Warfighting is changing more rapidly than it has in decades, and the Army is continuously transforming based on lessons learned and a sober assessment of the modern battlefield. To meet emerging capability requirements in a resource constrained environment, the Army today announced it will rebalance its aviation modernization investments across new and enduring platforms.
The Army will discontinue development of the Future Attack and Reconnaissance Aircraft at the conclusion of prototyping activities while continuing investment in the Future Long Range Assault Aircraft, and making new investments in UH-60 Blackhawk, and CH-47F Block II Chinook. The Army will also phase out operations of systems that are not capable or survivable on today’s battlefield including the Shadow and Raven unmanned aircraft systems. The Army will increase investments in cutting-edge, effective, capable and survivable unmanned aerial reconnaissance capabilities and the procurement of commercial small unmanned systems. These investments will be continuous and agile to stay ahead of emerging battlefield requirements.
“The Army is deeply committed to our aviation portfolio and to our partners in the aviation industrial base,” said Secretary of the Army Christine Wormuth. “These steps enable us to work with industry to deliver critical capabilities as part of the joint force, place the Army on a sustainable strategic path, and continue the Army’s broader modernization plan which is the service’s most significant modernization effort in more than four decades.”
“We are learning from the battlefield—especially in Ukraine—that aerial reconnaissance has fundamentally changed,” said the Chief of Staff of the Army, General Randy George. “Sensors and weapons mounted on a variety of unmanned systems and in space are more ubiquitous, further reaching, and more inexpensive than ever before. I am confident the Army can deliver for the Joint Force, both in the priority theater and around the globe, by accelerating innovation, procurement and fielding of modern unmanned aircraft systems, including the Future Tactical Unmanned Aircraft System, Launched Effects, and commercial small unmanned aircraft systems.”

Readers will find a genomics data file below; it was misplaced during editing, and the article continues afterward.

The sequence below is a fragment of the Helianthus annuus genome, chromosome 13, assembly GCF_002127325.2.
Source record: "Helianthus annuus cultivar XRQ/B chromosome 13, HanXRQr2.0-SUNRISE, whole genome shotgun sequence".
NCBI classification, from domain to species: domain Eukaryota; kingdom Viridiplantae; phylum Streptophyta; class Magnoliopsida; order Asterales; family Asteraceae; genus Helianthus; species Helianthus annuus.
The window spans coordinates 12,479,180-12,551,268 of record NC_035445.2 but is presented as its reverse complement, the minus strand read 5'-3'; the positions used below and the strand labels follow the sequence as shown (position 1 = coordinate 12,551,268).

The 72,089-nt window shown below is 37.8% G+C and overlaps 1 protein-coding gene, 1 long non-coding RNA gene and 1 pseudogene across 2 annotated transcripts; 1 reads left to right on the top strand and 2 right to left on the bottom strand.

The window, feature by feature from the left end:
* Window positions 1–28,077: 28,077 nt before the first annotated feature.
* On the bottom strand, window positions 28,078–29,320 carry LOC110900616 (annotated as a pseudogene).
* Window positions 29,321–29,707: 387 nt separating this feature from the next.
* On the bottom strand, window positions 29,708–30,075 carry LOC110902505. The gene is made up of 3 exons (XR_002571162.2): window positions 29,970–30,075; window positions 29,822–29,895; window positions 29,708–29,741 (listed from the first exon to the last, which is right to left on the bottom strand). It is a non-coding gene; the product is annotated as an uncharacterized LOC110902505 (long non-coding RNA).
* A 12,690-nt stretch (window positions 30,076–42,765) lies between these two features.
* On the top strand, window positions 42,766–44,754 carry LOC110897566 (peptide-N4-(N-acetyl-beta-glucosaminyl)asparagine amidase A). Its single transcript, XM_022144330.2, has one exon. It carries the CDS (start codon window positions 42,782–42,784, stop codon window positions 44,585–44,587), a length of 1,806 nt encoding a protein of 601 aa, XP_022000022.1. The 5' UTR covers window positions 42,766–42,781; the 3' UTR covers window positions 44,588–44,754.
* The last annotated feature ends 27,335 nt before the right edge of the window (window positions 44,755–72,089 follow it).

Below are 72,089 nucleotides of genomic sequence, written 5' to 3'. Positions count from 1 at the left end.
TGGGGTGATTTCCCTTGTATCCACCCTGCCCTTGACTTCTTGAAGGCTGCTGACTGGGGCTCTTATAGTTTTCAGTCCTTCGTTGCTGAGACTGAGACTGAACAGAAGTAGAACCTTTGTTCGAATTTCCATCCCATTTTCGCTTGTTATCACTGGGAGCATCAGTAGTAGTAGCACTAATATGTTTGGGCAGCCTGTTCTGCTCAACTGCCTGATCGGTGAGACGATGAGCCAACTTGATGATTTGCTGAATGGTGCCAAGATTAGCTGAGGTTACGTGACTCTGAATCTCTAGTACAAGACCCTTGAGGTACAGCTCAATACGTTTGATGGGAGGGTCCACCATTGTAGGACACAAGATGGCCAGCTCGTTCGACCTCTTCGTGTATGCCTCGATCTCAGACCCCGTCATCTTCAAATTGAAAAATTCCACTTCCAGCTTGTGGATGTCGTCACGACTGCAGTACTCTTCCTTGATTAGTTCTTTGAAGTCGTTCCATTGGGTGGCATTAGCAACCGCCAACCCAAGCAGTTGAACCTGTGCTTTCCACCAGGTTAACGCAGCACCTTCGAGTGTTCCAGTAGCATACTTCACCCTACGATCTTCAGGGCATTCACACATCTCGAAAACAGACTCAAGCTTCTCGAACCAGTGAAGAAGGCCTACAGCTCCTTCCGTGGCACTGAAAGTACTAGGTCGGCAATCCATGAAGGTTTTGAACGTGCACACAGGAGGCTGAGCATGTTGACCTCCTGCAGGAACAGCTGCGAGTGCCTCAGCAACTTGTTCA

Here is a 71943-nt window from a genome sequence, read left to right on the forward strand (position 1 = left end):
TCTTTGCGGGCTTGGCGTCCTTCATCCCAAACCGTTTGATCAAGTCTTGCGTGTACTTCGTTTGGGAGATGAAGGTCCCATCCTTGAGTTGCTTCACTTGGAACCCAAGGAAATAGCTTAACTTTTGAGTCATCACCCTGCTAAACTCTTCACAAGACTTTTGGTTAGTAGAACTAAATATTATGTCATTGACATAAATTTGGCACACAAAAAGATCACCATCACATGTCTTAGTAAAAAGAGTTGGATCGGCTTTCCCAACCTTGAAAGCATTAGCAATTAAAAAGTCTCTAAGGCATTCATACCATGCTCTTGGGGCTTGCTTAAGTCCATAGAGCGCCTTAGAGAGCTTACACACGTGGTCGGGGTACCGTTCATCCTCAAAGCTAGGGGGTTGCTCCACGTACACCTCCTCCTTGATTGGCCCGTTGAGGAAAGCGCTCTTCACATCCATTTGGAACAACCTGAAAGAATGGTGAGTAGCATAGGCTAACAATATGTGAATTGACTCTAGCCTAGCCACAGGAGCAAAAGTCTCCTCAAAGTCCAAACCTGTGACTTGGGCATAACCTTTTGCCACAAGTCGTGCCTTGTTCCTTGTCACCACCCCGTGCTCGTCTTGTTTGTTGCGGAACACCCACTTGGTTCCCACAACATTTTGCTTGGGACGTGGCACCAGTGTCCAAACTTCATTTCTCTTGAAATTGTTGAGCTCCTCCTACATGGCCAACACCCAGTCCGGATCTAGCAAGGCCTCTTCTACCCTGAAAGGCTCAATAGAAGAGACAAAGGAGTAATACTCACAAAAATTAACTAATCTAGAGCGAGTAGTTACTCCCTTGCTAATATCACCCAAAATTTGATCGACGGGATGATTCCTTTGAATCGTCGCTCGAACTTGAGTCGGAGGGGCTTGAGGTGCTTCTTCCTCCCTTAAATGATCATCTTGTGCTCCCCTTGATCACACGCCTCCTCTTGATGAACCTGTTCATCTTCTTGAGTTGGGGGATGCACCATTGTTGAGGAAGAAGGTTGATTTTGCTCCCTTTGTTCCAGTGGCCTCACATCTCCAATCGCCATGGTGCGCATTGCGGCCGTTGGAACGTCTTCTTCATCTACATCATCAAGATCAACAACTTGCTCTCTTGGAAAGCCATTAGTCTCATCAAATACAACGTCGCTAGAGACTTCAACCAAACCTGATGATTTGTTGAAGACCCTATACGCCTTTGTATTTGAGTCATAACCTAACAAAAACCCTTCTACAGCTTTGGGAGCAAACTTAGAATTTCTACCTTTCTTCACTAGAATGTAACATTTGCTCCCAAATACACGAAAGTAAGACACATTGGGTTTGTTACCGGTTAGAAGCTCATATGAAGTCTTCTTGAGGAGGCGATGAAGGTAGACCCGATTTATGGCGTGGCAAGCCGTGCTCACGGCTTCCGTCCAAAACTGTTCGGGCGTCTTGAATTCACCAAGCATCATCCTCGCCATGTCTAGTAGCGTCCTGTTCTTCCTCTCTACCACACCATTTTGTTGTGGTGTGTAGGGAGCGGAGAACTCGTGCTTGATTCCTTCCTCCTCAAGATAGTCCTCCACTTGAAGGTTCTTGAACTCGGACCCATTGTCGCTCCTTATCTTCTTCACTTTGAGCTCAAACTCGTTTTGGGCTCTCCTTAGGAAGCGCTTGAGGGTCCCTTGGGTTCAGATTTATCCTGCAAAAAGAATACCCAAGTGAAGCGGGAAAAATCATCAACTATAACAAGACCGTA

As part of this transformational rebalancing, the Army will:
- End development of the Army’s new manned reconnaissance helicopter, the Future Attack and Reconnaissance Aircraft (FARA), at the conclusion of FY24 prototyping activities.
- End production of the UH-60V version of the Blackhawk, which extends service life of existing airframes by 10 years, after FY24 due to significant cost growth.
- Delay entering production of the Improved Turbine Engine (ITEP) to ensure adequate time to integrate it with AH-64 and UH-60 platforms.
- Phase out operations and sustainment of the legacy Shadow and Raven unmanned aircraft systems.
These decisions free up resources to make critical new investments in Army aviation. Going forward, the Army will:
- Commit to a new multi-year contract to procure the UH-60M Blackhawk helicopter – a new airframe with a 20+ year service life – and invest in upgrades for the Blackhawk.
- End uncertainty over the future of the CH-47F Block II Chinook by formally entering it into production, with a path to full rate production in the future.
- Continue the Future Long Range Assault Aircraft (FLRAA) program as planned, ensuring the Army remains on a path to field the first operational unit in FY30.
- Increase investments in research and development to expand and accelerate the Army’s unmanned aerial reconnaissance capability including future tactical unmanned aerial systems and launched effects.
In reviewing the FARA program in light of new technological developments, battlefield developments and current budget projections, Army leaders assessed that the increased capabilities it offered could be more affordably and effectively achieved by relying on a mix of enduring, unmanned, and space-based assets.
Moreover, without reprioritizing funds in its constrained aviation portfolio, the Army faced the unacceptable risk of decline and closure of production and sustainment lines for the Chinook and Blackhawk fleets. The Army’s new plan will renew and extend production of both aircraft, while also sustaining the experienced workforce and vendor base that underpin the Army’s aviation capabilities.
Although Army leadership had to make difficult tradeoffs between programs, this plan will allow the Army to continue building modern capability across its aviation portfolio while funding other critical priorities in future budgets. The Army remains committed to its most ambitious modernization effort in more than 40 years, which has seen significant successes such as the recent delivery and fielding of the Mid-Range Capability, M-10 Booker, Next Generation Squad Weapon, Armored Multipurpose Vehicle, Integrated Air and Missile Defense, Precision Strike Missile, Mounted and Dismounted Assured PNT, Maneuver-Short Range Air Defense, Lower Tier Air and Missile Defense Sensor, Enhanced Night Vision Goggle-Binocular, and entering the engineering and manufacturing development phase for FLRAA.